Over the past few decades, many urban fantasies with a similar theme came up – some girl discovers that she’s part/all faerie and becomes enmeshed in that world. Success varied.
But of particular note is the trilogy that helped popularize that trope – Holly Black’s “Modern Faerie Tales: Tithe; Valiant; Ironside,” a darkly glittering collection of clever, entrancing urban fantasies that spin up spellbinding stories of the fair folk… and then add a little grime and blood to the mix, without sacrificing any of its beauty.
“Tithe” introduces us to Kaye, a young girl who has spent years traveling with her mother’s rock band… until one night when her mother’s boyfriend/guitarist tries to stab her. With nowhere else to go, Kaye and her mother return to her grandmother’s New Jersey house for the time being, which brings back memories for Kaye of the imaginary faerie friends she had as a child.
… except it turns out that faeries are very, very real, as she finds a wounded faerie knight named Roiben, whose life she saves. Soon Kaye finds herself enmeshed in the secret world of the faeries, and discovers a shocking fact about her own life – she is a changeling, a faerie girl swapped out with a human baby, under a glamour so strong that no one knew what she really is. Unfortunately, finding out who she is comes with a lot more danger.
You might be expecting the second of the Modern Faerie Tales to deal with more of Kaye’s adventures, but instead “Valiant” switches the narrative over to Valerie Russell, who runs away from home when she discovers that her mother is having an affair with Valerie’s boyfriend. She makes her way to New York city, and falls in with a gang of teenage subway-dwellers.
She also finds out about the magical underbelly of the city, since it turns out the kids are friends with a troll named Ravus, who makes a mysterious drug that makes faeries temporarily immune to iron… and allows humans to use magic. Unfortunately, a lot of faerie exiles are being poisoned, and Ravus is suspected of the crime. Only Val can save him by uncovering the true murderer.
“Ironside” returns the action to Kaye and Roiben, as the faerie knight is about to be crowned. But when a drunken Kaye declares her feelings for him, he gives her an impossible task – find a faerie who can tell a lie. Devastated, Kaye tells her mother the truth about what she really is – and then begins a personal quest to find the “real” Kaye Fierch, who was kidnapped as a baby.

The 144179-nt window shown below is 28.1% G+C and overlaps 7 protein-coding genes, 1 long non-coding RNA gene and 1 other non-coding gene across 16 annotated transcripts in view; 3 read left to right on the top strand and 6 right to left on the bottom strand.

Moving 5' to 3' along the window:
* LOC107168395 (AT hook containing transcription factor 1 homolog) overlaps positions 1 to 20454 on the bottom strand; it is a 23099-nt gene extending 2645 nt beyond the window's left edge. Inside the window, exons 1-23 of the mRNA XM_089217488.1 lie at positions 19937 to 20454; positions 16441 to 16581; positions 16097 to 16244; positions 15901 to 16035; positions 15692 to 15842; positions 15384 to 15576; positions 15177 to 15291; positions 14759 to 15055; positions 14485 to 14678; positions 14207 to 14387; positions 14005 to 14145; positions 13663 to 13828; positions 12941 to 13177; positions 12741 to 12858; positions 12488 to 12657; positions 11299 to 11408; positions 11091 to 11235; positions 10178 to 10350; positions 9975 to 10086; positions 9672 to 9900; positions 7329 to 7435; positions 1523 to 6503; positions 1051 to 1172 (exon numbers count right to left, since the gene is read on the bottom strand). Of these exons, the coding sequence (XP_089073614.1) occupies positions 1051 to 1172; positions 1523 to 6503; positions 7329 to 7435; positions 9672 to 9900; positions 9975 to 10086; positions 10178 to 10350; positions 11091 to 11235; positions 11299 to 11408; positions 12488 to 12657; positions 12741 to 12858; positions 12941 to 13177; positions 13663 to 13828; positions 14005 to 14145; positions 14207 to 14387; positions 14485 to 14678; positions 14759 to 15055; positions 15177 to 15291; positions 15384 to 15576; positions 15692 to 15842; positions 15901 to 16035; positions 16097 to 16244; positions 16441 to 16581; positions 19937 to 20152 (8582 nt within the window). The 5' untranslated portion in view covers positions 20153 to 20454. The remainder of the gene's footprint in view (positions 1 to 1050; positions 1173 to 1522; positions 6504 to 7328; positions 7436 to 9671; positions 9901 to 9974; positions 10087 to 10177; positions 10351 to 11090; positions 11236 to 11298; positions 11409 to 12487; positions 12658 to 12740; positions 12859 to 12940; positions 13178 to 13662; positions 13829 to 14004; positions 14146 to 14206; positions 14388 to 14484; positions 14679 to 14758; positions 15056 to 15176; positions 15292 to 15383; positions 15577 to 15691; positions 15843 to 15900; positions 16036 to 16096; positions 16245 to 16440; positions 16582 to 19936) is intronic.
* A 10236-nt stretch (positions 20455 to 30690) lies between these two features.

Meanwhile, Roiben has become tangled up in Silariel’s schemes, and so Kaye also becomes involved in a forthcoming battle for the throne of the Unseelie Court. In order to be together with the man she loves – even if he seems cruel to her at first – Kaye will need all her wits and strength – but even that might not be enough to stop the Bright Court’s queen.
The Modern Faerie Tales are stories that very much deserve the label “urban fantasy,” primarily because Holly Black’s writing feels like a genuine blend of the fantastical and the gritty. Faerie ethereality and glamour is mingled together with grime, wire and subway tunnels of New York; there’s both a delicate timeless beauty to the stories, and a sort of raw rough punk aesthetic.
The same goes for Black’s writing – it’s dark, it’s wild, and it’s studded with moments of poetry (“red and gold flames licked upward. A sea of burning oil and diesel fuel spread to scorch everything it touched”). And she never turns away from the uglier facets of her world — the faerie courts contain casual brutality against the weak and helpless, and Val ends up addicted to a magical drug.
Her heroines are no less compelling, even if they have little to do with each other. Kaye starts the story feeling a little too edgy, fey and immature, but Black smoothly causes her to grow up as she learns who she truly is, and demonstrates her selflessness and love for her family and Roiben. Val is more of an awkward tomboy than a rock’n’roll girl – a wounded girl losing her way and herself, as she struggles to find a place to belong. And there’s a variety of likable supporting characters, like a hunky troll, the icy knight Roiben, and the nerdy gay friend Corny.
Amongst the stories about “I’m a faerie and never knew it,” Holly Black’s “Modern Faerie Tales: Tithe; Valiant; Ironside” stands out as one of the best – darkly glittering, dramatic and perfectly blending the urban and the ethereal.